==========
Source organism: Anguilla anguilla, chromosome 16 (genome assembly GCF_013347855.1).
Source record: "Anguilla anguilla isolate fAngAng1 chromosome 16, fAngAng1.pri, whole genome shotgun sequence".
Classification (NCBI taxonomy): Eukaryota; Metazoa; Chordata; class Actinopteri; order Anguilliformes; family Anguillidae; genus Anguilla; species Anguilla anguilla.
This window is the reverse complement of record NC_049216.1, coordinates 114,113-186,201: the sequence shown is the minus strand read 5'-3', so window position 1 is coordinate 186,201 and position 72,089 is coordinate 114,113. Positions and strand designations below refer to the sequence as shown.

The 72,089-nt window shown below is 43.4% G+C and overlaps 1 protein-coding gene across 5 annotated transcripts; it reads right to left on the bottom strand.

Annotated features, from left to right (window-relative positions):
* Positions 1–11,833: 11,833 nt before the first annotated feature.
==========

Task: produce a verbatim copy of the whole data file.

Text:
Source organism: Anguilla anguilla, chromosome 16 (genome assembly GCF_013347855.1).
Source record: "Anguilla anguilla isolate fAngAng1 chromosome 16, fAngAng1.pri, whole genome shotgun sequence".
Classification (NCBI taxonomy): Eukaryota; Metazoa; Chordata; class Actinopteri; order Anguilliformes; family Anguillidae; genus Anguilla; species Anguilla anguilla.
This window is the reverse complement of record NC_049216.1, coordinates 114,113-186,201: the sequence shown is the minus strand read 5'-3', so window position 1 is coordinate 186,201 and position 72,089 is coordinate 114,113. Positions and strand designations below refer to the sequence as shown.

The 72,089-nt window shown below is 43.4% G+C and overlaps 1 protein-coding gene across 5 annotated transcripts; it reads right to left on the bottom strand.

Annotated features, from left to right (window-relative positions):
* Positions 1–11,833: 11,833 nt before the first annotated feature.